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Pope tells students: learn to be magnanimous

(Vatican Radio) Pope Francis met with hundreds of students from Italian and Albanian Jesuit grade schools and high schools in an audience in the Paul VI Hall on Friday. Below, is Vatican Radio’s translation of the Pope’s official text for the meeting. At the sight of the enthusiastic young people, the Pope spontaneously decided to enter into a question-and-answer session with the students. A report will follow.

Dear children, dear young people!

I am happy to receive you with your families, the educators and friends of the big family of the Jesuit schools of Italy and Albania. To all of you, my affectionate greeting: welcome! With all of you, I feel truly that I am “with family”. And it brings special joy that our meeting coincides with the solemnity of the Sacred Heart of Jesus.

I would like you tell you first of all one thing in reference to St. Ignatius of Loyola, our founder. In the autumn of 1537, going to Rome with a group of his first companions, he asked himself: if they ask us who we are, what will we respond? Spontaneously, the response came: “We’ll say that we are the ‘Society of Jesus’!” (Fontes Narrativi Societatis Iesu, vol. 1, pp. 320-322). A challenging name, which indicated a relationship of very close friendship, of total affection for Jesus, whose footsteps they wanted to follow. Why did I recount this fact to you? Because St. Ignatius and his companions had understood that Jesus taught them how to live well, how to create a life that would have profound meaning, joy and hope; they understood that Jesus is a great master of life and a model for life, and that he not only taught them, but was also inviting them to follow him on this path.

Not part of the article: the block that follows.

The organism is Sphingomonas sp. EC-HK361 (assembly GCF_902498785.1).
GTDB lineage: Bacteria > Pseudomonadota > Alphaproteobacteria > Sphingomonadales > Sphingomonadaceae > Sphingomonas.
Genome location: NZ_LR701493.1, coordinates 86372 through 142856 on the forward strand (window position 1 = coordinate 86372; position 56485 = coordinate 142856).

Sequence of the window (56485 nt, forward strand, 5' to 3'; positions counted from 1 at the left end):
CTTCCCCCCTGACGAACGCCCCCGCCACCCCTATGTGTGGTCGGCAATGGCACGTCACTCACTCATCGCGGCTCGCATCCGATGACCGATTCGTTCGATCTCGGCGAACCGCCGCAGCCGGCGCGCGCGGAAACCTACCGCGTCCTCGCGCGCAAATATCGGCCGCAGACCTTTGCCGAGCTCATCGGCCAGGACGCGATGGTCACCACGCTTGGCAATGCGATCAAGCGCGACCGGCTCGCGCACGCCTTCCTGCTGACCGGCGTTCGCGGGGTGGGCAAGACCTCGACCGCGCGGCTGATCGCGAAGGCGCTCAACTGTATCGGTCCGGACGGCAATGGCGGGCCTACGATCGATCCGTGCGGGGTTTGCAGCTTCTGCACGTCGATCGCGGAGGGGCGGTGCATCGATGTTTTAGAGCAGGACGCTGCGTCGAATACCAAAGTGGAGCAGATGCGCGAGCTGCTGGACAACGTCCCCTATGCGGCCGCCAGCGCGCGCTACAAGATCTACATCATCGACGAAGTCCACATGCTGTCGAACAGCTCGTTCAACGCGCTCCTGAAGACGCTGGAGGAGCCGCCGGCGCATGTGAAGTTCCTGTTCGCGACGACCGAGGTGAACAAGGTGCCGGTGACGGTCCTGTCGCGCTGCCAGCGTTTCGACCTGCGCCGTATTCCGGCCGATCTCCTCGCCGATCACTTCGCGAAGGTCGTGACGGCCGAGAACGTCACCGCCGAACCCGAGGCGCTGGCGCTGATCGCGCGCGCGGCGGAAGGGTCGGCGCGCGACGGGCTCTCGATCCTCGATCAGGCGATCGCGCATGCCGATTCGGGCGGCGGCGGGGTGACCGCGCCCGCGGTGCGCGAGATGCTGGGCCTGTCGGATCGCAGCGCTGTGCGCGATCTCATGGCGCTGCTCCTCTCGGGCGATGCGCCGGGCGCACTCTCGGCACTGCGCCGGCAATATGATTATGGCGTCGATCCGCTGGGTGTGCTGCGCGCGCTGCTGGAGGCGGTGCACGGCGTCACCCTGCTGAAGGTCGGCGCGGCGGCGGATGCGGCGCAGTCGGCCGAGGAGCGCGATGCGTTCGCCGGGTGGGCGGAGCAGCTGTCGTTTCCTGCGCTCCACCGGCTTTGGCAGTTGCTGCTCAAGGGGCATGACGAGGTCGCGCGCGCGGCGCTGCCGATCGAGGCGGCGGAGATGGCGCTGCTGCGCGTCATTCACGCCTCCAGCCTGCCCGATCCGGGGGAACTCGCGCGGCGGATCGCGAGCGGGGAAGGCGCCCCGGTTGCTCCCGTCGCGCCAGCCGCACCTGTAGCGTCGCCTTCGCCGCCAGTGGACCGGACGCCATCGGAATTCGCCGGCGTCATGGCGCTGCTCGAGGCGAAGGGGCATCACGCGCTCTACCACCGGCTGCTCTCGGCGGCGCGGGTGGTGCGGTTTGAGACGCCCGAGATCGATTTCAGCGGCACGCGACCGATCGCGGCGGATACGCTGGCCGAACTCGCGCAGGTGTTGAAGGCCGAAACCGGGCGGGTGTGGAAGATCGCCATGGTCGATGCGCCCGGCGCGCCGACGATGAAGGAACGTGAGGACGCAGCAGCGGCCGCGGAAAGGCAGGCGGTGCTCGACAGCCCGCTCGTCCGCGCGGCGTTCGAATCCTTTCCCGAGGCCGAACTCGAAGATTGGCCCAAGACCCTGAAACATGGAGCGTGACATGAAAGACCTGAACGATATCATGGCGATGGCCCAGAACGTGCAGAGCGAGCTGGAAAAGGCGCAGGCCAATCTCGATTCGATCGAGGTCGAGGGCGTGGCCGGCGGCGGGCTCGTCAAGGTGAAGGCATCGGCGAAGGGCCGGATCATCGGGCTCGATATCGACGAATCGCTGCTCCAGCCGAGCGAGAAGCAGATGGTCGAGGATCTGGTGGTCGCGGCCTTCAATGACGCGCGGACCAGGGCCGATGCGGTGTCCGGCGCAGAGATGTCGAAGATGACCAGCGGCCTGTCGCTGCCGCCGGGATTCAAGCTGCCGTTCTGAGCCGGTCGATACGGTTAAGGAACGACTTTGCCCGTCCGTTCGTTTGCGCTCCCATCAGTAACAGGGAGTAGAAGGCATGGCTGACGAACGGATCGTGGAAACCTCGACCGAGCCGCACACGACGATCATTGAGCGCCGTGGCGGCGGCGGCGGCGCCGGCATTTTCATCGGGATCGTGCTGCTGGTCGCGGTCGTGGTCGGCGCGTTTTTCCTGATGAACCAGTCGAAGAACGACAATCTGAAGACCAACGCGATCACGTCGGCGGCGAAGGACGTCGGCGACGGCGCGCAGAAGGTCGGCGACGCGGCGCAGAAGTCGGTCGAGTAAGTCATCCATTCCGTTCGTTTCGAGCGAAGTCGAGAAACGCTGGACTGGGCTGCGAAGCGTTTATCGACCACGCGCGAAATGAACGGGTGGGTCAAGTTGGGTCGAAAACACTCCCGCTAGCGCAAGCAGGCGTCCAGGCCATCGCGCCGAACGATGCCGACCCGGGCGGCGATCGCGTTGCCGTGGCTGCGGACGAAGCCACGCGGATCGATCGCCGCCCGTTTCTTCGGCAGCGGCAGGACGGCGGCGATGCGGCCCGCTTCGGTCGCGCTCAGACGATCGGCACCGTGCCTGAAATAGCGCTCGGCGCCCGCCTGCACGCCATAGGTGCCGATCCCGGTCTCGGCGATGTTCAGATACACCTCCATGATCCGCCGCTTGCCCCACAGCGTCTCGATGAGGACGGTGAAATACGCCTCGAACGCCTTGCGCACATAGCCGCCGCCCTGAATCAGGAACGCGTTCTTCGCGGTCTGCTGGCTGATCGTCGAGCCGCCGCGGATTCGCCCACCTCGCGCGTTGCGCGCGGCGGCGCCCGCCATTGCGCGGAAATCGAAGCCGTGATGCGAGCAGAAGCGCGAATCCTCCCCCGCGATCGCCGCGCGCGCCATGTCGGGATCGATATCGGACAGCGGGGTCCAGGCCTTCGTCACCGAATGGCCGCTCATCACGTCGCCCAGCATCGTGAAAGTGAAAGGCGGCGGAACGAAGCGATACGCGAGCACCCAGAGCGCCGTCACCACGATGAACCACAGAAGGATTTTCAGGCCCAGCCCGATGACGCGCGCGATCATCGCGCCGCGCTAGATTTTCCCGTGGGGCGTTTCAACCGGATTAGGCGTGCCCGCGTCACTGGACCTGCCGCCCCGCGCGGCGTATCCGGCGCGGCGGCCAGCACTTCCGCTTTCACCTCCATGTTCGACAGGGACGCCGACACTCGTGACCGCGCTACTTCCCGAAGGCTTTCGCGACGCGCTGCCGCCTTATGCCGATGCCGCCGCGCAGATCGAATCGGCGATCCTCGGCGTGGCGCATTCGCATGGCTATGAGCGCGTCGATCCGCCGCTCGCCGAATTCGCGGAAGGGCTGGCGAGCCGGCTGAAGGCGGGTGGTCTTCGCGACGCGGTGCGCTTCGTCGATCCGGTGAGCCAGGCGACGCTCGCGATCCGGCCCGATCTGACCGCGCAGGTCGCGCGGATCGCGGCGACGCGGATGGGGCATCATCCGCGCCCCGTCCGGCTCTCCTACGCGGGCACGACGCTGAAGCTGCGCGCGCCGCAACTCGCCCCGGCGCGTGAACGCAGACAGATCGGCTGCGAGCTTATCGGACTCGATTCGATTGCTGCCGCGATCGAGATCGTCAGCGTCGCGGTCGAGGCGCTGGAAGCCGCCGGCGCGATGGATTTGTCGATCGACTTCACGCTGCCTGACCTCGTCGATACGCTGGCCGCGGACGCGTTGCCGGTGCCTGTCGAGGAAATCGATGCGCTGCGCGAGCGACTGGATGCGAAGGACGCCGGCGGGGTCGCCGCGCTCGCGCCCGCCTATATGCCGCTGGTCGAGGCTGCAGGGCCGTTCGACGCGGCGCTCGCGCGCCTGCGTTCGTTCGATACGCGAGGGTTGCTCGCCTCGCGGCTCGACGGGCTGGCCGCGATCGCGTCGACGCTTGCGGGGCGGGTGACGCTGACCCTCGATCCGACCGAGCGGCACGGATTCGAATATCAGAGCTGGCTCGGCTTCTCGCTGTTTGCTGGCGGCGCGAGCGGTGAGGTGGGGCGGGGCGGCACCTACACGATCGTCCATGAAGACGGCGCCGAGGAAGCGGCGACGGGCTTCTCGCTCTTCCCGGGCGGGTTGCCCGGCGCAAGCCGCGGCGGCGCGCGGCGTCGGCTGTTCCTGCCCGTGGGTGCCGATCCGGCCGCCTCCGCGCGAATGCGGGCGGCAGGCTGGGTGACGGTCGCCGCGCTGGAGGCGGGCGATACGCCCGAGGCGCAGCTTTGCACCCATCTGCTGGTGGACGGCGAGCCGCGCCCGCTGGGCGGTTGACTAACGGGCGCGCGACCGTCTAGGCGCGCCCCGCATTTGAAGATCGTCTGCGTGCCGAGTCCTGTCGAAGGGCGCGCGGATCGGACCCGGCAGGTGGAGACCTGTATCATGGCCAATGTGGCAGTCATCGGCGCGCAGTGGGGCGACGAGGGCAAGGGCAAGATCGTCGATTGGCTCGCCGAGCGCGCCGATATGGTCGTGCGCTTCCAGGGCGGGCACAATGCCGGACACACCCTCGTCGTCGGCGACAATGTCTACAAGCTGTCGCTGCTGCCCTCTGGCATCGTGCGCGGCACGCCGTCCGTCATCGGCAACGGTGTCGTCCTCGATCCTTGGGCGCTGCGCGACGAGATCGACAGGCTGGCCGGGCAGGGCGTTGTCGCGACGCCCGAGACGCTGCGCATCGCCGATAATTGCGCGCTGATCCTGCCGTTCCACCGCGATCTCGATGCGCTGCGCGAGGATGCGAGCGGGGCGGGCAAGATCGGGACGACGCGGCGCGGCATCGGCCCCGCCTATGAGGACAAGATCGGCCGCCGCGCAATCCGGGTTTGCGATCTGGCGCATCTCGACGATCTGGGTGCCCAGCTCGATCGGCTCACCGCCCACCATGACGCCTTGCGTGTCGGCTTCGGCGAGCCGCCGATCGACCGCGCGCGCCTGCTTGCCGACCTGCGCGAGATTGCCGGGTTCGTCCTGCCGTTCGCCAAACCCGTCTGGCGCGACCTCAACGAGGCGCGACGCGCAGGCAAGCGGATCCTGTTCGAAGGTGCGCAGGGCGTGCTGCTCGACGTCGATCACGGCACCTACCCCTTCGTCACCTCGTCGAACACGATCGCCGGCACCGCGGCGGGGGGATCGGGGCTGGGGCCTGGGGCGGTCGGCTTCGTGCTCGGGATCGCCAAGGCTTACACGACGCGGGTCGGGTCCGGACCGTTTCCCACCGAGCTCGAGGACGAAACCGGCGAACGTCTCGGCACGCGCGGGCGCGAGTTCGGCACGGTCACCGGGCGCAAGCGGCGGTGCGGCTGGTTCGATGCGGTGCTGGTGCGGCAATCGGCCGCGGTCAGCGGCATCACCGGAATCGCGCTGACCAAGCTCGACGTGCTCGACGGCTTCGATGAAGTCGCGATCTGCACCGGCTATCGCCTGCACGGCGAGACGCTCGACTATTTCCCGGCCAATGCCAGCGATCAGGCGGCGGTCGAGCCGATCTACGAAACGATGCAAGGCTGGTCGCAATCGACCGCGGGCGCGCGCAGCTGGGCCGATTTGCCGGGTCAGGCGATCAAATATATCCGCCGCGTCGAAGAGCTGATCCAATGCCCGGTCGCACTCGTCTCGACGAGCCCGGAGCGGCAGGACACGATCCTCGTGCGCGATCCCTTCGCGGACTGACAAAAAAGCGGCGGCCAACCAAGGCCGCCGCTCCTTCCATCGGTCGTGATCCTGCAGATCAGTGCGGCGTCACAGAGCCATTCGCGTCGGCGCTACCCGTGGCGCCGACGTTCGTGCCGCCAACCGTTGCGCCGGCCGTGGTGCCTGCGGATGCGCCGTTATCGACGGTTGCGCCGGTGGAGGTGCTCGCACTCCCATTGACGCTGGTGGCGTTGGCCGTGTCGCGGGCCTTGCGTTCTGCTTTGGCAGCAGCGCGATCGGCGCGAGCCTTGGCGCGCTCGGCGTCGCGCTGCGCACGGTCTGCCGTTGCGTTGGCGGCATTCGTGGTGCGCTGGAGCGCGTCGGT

Dear children, if I were to ask you the question now: why do you go to school, what would you answer me? Probably there would be many responses according to each of your feelings. But I think it could all be summarized saying that school is one of the educational environments in which we grow to learn to live, to become adult and mature men and women, capable of walking, of going along the road of life. How does school help you to grow? It helps you not only in the development of your intelligence, but with an integral formation of all of the components of your personality.